Cafaro will plead guilty to charge

LIBERTY -- John J. Cafaro admits he wined and dined U.S. Rep. James A. Traficant Jr. and slipped him cold, hard cash to influence the marketing of laser-guidance system for planes and boats.
Cafaro, 49, through his Cleveland lawyer, Geoffrey S. Mearns, said he will plead guilty to the one-count criminal information filed Friday that charges him with conspiracy to commit bribery of a public official. The charge was filed in U.S. District Court in Cleveland at 12:24 p.m., five minutes after a 10-count indictment was filed against Traficant, of Poland, D-17th.
From November 1997 to March 2000, Cafaro agreed to give Traficant things of value and, in return, the congressman would support having technology of U.S. Aerospace Group, which is owned and managed by Cafaro, certified by the Federal Aviation Administration and used by airports and various government agencies. USAG is a laser technology company based in Manassas, Va.
Continued cooperation: Cafaro, also a vice president of the Cafaro Co., said he and others at USAG have cooperated fully in the government investigation and will continue to do so. USAG, which records show suspended operations in the fall of 2000, is not affiliated with the Cafaro Co.
"It became apparent that my conduct crossed the line between permissible, legitimate lobbying and unlawful conduct, and I accept full responsibility for my actions in relationship to USAG," Cafaro said through Mearns. "I deeply regret the embarrassment this incident has caused to my family and my community. I intend to work diligently within the community to repair the damage that has been caused by my mistake."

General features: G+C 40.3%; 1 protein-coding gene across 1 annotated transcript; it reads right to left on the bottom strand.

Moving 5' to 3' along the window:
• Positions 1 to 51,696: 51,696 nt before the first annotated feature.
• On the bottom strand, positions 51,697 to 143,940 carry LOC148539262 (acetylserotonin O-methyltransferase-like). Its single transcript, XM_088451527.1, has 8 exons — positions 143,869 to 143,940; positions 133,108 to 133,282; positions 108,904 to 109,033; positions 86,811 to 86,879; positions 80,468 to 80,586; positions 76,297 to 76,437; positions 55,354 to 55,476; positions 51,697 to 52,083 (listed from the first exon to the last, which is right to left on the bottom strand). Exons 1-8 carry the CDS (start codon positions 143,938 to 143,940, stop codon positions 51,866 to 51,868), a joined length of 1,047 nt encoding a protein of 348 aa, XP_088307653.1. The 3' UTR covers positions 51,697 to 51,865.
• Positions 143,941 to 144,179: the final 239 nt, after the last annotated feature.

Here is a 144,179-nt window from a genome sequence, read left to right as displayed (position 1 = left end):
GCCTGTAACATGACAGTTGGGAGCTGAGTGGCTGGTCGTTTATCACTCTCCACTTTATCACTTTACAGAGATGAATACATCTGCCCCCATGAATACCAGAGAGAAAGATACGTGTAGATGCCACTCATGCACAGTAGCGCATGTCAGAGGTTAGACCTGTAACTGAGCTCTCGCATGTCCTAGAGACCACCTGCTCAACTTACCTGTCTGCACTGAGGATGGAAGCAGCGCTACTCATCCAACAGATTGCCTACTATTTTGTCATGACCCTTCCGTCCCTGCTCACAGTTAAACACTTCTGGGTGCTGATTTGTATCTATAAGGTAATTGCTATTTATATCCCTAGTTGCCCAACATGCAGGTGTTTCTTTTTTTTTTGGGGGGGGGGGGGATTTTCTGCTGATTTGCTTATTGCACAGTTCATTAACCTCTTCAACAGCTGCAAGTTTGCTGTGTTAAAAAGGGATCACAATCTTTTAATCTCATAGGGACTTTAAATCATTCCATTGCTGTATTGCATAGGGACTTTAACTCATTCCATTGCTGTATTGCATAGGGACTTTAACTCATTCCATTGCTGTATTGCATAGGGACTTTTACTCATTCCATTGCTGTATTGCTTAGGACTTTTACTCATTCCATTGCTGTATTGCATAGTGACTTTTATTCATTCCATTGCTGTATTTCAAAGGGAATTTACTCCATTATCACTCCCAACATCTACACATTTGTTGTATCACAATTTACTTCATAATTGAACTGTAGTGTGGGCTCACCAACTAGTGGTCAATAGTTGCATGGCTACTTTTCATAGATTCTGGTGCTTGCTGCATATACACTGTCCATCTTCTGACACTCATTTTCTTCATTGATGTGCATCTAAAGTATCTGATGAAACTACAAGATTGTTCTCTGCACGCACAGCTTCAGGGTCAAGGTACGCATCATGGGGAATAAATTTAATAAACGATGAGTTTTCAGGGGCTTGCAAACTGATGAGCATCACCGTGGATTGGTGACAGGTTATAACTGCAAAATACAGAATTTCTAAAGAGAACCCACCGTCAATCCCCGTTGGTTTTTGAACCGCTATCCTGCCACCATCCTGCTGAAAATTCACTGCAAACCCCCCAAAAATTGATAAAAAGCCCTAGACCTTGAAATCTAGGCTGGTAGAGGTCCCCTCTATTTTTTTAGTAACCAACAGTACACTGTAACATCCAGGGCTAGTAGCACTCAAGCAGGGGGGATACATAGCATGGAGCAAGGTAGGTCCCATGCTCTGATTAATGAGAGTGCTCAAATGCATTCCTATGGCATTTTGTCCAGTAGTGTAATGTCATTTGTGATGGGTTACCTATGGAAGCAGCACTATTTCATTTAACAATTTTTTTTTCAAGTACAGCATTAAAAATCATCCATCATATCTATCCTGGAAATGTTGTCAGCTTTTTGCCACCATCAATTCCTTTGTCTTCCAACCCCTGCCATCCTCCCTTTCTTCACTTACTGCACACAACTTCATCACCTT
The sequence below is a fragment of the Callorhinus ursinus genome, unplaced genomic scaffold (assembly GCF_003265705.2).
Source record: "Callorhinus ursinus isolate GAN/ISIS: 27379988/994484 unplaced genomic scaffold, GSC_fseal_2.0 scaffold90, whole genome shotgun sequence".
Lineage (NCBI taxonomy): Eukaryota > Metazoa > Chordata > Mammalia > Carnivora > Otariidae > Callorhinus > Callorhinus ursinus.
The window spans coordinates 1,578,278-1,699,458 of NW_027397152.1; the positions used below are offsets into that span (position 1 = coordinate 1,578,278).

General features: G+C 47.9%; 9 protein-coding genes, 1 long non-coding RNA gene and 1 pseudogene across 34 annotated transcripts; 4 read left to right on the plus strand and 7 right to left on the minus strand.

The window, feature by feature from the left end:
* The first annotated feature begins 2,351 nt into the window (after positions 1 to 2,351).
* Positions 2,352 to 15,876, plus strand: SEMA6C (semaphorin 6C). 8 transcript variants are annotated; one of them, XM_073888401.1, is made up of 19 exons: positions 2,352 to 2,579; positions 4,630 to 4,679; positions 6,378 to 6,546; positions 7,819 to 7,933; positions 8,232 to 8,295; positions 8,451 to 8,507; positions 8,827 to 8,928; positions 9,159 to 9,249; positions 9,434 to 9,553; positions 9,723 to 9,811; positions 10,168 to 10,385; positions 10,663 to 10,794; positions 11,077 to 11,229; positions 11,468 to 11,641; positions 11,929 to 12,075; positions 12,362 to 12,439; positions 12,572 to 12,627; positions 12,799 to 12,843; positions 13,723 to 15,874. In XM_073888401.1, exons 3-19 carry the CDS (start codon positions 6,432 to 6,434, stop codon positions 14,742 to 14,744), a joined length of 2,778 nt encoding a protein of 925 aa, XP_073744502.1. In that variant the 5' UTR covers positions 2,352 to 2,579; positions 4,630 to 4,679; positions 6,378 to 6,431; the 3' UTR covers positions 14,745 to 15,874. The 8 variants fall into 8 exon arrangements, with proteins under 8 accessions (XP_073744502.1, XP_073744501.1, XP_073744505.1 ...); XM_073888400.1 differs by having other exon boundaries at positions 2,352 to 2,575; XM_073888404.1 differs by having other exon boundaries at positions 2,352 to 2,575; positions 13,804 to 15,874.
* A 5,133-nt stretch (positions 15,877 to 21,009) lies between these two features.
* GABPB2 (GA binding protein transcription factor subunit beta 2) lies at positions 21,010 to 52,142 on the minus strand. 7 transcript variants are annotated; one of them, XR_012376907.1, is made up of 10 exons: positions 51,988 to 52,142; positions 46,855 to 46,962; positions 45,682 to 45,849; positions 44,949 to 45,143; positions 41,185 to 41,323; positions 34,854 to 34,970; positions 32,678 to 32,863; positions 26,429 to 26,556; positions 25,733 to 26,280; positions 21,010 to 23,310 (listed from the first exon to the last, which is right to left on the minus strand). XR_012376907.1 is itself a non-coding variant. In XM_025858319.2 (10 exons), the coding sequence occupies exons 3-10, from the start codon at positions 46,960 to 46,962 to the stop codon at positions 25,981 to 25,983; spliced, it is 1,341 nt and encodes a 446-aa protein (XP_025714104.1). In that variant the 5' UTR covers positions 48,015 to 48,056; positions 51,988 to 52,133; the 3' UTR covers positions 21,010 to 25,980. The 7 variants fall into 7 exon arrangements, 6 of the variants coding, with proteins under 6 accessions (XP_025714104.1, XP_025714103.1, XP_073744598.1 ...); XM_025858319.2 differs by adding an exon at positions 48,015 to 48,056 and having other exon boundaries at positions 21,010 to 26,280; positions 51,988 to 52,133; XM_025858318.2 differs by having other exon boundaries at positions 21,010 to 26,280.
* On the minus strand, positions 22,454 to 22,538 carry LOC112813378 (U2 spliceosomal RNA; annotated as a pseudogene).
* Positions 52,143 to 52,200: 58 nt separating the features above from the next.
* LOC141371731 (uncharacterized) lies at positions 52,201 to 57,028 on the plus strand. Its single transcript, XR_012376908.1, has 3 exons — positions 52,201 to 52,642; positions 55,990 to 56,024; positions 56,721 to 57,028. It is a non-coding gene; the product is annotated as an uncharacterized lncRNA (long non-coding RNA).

About the charge: The charge against Cafaro shows that, from April 1998 to December 1999, the USAG chief operating officer and Traficant dined 30 times at the Taverna Restaurant in Washington, D.C., at a cost of $3,200, paid by USAG. They discussed what Traficant would do for the company.
The congressman took several official actions, including promoting the laser technology guidance system to the FAA, the government said.
The company's chief operating officer assisted Traficant by paying for $26,000 in repairs to the congressman's houseboat and Cafaro agreed to provide half of the purchase price for the boat, which was $13,000 in cash. The sale of the boat was concealed by making it look like the USAG executive bought the boat for his own use, the government said.
Cafaro had off-duty Liberty police provide extra security at his home earlier this week. Police Capt. James Cerenelli said Friday after hearing of the charge that township officers will no longer be permitted to work the Cafaro detail. Cafaro hadn't announced a reason for the added security.
Company's statement: J.J.'s brother, Anthony Cafaro issued a press release Friday on behalf of the Cafaro Co., saying, "The Cafaro Co. is deeply troubled by the circumstances leading to the information filed today against John J. Cafaro."
The Cafaro Co. president added that, "USAG is Mr. John J. Cafaro's personal venture, and it is separate and independent from The Cafaro Co. ... Notwithstanding this unfortunate development, the Cafaro family and the employees of The Cafaro Co. continue to support John J. Cafaro as a colleague and a friend."

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